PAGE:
ReceptionEdit

Finn has become popular among Adventure Time's fanbase, as well as cosplayers.

Finn the Human's character arc has been highlighted by critics for its honest portrayal of adolescence and universal struggles associated with coming-of-age.[84] Brandon Zachary of Comic Book Resources described Adventure Time as "one of the most expansive fantasy series in modern history, centering around a kind but unassuming boy growing into a noble young man."[85] Writing for Vox, Emily VanDerWerff called the series "this era's finest coming-of-age story", mentioning how Finn grew "from boy to almost-man, an adolescent who's slowly figuring out how to be both a good friend and a good person."[86] Oliver Sava of The A.V. Club praised the episode "Breezy" for its relatable depiction of Finn's developing sexuality and his search for emotional fulfillment.[33]

Finn's story arc as the last remaining human — and his eventual discovery of other humans — has been praised by critics.[36][87][88] Zach Blumenfeld of Paste contrasted Finn's rootless and heroic existence to the passionless, technology-dependent lives of the other human survivors in Islands. Blumenfeld considered Finn to be an example of Friedrich Nietzsche's hypothetical Übermensch.[37]

[Finn] affirms life as it happens (both the good and the bad), constantly creates a value system and exists completely unfettered by society or the past. [...] He's grown up without the weight of human history and custom, has guided his own way through a flood of adolescent emotions and has become a hero in a dangerous land of his own free will. His moral code, once crafted in the image of his idol, Billy, is now of his own making.[37]

The character also became extremely popular among Adventure Time's fanbase. In 2019, Rich Goldstein of The Daily Beast commented on Finn's popularity among cosplayers, saying "Halloween nights and comic conventions of the last few years have seen an increase in the number of children (and adults) all over the U.S. who wore Finn and Jake costumes."[89] John DiMaggio recalled "walking around at conventions and seeing everybody wearing their Finn costumes and their Jake costumes and how the characters endeared themselves to people".[8] A float in Finn's likeness was included in the 2013 Macy's Thanksgiving Day Parade.[89]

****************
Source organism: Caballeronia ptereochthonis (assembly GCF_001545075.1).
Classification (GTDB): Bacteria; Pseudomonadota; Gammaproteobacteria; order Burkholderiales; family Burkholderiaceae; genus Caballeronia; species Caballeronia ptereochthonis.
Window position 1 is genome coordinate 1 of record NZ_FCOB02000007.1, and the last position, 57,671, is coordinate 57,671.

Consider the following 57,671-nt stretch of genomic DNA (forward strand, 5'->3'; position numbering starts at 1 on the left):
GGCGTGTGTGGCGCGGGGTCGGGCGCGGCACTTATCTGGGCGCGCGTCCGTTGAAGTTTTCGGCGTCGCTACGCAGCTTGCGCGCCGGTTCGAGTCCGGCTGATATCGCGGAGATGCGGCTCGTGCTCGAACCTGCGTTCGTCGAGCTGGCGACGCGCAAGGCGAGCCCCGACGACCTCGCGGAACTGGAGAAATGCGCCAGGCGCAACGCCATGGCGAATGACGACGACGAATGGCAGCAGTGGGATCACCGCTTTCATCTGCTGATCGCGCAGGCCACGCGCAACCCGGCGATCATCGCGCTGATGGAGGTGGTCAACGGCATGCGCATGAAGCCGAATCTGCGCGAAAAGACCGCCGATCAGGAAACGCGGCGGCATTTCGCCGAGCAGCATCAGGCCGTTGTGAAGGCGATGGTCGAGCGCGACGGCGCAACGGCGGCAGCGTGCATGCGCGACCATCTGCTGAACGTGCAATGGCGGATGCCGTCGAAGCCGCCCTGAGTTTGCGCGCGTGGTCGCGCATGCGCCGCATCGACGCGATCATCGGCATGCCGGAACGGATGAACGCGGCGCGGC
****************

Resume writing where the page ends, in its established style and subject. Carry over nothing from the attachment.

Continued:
Finn's narrative and impact on younger audiences has been compared to that of Harry Potter, the titular character in J. K. Rowling's book series of the same name.[19] In particular, Finn's growth from a child to a young man was compared to that of Harry Potter,[90] with Darren Franich of Entertainment Weekly saying that Finn "[aged] with his audience like last decade's Harry Potter kids."[39]

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BibliographyEdit

Further readingEdit

  • McDonnell, Chris (2014). Adventure Time: The Art of Ooo. Harry N. Abrams. ISBN 978-1-4197-0450-5.
  • Olson, Martin (2013). The Adventure Time Encyclopaedia (Encyclopedia): Inhabitants, Lore, Spells, and Ancient Crypt Warnings of the Land of Ooo Circa 19.56 B.G.E. - 501 A.G.E. Harry N. Abrams. ISBN 978-0-8126-9858-9.